I cleared another three beds yesterday. Or should I say I cleared 10% of the garden. That sounds way better described like this. I am such a hard worker doing 10%! But if the truth be known, it was actually kind of easy. The soil is soft and crumbly and not too wet, so the weed roots just slipped right out. The other thing is the weeds weren’t that bad either. A few large weeds as opposed to millions of tenacious little ones. All I needed to do was loosen the soil with my fork and then lift them out. It was temping to do more beds but I am trying to be sensible and not overdoing things… there is still heaps of time
I started out on my bean bed. The frost had done its thing and they were all mushy and there was no kidding myself – they were dead. So as I worked my way through the garden I noticed a few of the weeds had a familiar look to them. There were some really large, really healthy parsley plants. I have no idea how they got there – I certainly didn’t put them there. There was also a nice bok choi kinda plant. I don’t know which one because I didn’t plant it! But a weed is a plant in the wrong place, and I didn’t want them there so I pulled them out.
All was not lost, I took the parsley into the kitchen and blitzed it all up and froze it flat in zip lock bags so if I need any parsley and it is too cold and dark outside, I can grab some from the freezer. I lied about the bok choi thingy – it is still there and I shall look up the best recipe for it, then it will be outta there.
Next I moved on to the odds and sods bed, which is where I plant things I don’t have room for anywhere else or new and exciting must haves that don’t fit into my plan, or things that I really don’t know where to put in my crop rotation system. I pulled out squishy tall okra stalks, a few soggy peppers, a sunflower whose seeds had long since been stolen by the birds, some tomatoes I couldn’t fit into the big bed and my peanuts. I had forgotten I’d planted them and while they had been hit by the frost, only the tops were crisp and slimy and the same time. I got a great little haul from my four plants. Some of them were even big enough to pass for shop bought ones!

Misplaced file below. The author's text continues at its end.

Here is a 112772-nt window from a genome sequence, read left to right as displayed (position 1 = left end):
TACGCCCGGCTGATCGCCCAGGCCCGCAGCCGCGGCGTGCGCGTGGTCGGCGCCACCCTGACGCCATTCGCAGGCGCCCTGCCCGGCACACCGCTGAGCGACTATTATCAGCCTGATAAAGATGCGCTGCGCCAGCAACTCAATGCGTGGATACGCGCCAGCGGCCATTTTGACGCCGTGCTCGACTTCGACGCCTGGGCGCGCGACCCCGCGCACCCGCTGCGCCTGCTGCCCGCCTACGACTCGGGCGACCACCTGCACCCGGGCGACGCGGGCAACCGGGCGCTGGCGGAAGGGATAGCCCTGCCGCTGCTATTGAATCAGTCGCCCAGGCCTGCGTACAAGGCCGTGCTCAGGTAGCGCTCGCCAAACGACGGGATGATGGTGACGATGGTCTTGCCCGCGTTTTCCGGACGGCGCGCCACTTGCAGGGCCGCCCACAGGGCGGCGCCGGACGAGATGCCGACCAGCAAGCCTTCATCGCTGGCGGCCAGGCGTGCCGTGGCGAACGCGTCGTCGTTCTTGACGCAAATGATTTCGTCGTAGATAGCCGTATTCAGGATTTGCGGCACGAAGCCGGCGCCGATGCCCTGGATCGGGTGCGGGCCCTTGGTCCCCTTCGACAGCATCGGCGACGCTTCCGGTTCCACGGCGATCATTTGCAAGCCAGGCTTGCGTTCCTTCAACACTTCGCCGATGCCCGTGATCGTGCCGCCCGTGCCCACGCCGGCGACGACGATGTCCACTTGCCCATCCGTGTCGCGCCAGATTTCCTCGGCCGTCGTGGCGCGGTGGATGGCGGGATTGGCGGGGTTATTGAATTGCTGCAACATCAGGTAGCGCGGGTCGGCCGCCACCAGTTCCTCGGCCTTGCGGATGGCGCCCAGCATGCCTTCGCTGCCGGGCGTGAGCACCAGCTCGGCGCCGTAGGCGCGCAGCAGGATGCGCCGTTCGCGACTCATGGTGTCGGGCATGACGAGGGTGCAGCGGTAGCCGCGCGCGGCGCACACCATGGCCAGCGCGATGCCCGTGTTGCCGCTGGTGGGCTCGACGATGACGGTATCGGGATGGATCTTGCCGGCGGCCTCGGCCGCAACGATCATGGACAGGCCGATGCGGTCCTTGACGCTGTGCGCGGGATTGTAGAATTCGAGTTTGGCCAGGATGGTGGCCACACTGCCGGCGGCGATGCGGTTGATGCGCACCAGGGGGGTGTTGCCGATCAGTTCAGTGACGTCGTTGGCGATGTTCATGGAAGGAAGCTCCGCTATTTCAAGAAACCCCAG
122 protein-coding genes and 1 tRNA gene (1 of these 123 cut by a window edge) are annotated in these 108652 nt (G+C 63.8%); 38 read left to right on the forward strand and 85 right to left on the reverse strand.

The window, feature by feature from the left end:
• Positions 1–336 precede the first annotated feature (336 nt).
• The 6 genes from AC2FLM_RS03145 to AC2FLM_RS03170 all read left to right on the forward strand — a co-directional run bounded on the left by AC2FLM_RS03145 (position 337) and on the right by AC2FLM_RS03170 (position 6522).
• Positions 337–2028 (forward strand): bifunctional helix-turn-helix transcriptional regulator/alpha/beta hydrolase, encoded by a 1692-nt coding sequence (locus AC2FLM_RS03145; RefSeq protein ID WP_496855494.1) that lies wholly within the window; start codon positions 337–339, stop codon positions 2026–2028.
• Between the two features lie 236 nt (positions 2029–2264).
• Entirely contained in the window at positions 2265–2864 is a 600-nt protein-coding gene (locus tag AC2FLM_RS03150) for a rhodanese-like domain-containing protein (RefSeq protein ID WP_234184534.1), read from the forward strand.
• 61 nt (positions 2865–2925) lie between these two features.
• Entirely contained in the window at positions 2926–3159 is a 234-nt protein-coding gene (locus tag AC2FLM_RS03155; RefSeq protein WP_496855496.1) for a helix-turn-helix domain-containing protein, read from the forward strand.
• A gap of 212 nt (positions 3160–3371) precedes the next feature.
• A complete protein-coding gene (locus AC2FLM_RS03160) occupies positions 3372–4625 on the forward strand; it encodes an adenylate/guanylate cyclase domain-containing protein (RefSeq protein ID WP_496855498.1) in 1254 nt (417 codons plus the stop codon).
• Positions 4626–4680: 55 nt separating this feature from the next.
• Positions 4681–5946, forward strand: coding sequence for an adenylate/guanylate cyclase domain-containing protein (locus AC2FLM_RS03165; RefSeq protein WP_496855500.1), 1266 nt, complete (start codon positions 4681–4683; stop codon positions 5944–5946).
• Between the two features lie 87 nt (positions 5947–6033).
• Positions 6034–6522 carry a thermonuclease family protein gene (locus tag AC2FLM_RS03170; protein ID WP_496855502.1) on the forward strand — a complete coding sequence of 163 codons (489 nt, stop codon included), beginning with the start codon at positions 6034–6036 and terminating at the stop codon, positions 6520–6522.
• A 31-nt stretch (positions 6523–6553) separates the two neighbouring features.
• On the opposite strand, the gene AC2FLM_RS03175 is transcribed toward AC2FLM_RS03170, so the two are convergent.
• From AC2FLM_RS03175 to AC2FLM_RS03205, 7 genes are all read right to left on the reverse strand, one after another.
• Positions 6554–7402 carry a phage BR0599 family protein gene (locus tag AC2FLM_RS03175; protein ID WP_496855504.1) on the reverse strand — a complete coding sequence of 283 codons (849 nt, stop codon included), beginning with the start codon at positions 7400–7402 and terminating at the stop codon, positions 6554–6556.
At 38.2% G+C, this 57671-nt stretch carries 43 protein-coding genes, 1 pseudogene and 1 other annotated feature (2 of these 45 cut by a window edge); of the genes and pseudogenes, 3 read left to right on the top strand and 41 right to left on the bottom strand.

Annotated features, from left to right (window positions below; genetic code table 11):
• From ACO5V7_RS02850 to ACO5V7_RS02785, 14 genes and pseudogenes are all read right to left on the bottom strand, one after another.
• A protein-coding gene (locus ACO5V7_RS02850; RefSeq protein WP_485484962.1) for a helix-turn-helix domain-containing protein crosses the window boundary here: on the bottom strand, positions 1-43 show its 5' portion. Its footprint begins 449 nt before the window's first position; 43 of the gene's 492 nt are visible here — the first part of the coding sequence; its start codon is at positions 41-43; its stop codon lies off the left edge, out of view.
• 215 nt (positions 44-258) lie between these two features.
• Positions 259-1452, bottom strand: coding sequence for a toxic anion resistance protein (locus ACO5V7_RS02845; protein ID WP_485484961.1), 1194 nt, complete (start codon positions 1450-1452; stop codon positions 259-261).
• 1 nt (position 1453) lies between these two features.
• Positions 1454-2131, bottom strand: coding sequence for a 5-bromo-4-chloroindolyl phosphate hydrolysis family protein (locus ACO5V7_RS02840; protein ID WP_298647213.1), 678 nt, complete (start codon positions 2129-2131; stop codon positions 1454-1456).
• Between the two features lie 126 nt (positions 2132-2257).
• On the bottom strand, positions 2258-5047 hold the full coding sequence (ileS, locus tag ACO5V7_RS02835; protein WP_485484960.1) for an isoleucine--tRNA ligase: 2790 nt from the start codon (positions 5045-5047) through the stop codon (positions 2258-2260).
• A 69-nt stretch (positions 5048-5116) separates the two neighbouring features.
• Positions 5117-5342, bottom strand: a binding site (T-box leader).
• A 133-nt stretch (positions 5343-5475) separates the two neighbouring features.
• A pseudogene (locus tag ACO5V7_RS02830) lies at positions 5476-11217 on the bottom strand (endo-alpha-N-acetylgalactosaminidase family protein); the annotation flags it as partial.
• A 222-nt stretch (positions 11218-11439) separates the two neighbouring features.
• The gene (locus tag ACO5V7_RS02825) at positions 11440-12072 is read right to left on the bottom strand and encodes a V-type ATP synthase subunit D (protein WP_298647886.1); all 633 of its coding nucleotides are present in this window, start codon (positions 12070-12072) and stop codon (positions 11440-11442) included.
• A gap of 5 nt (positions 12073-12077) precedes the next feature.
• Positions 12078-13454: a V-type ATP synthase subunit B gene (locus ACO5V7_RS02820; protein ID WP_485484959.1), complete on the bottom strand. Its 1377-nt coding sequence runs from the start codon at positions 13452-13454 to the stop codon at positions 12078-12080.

Then I turned my attentions to the bedraggled peppers. They were completely stuffed. Short of some kind of miracle there was no coming back from their encounter with the Mr Jack Frost. As I worked my way across the bed I began to notice something I’d seen every year, but not thought much of. Looking at the carcass of the pepper plants I noticed they were very shallow rooted. Which makes sense – as the moment they get a bit of weight on the fruit they start to fall over.
But the light bulb moment came when I looked across at the next bed in my crop rotation cycle. This bed will be filled with carrots and root crops next season. These need soil that is soft and fluffy deep down and following a shallow rooted crop isn’t going to save my poor back from a bit of heavy digging to prepare the soil. I need to work smarter, not harder. I have three things from the Solanaceae family in my garden and each of them are in three separate crop rotation cycles. The tomatoes are in the best place for them so they can’t be moved, but I had a look at the spuds and thought the peppers and the spuds need to swap places. The spuds will loosen the soil nicely before the carrots get in there and grow straight and big.
So I made the move. At this point there are no plants so all I did was swap the labels. Simple!
Come again soon – I think I may need to mow again.
Sarah the Gardener : o )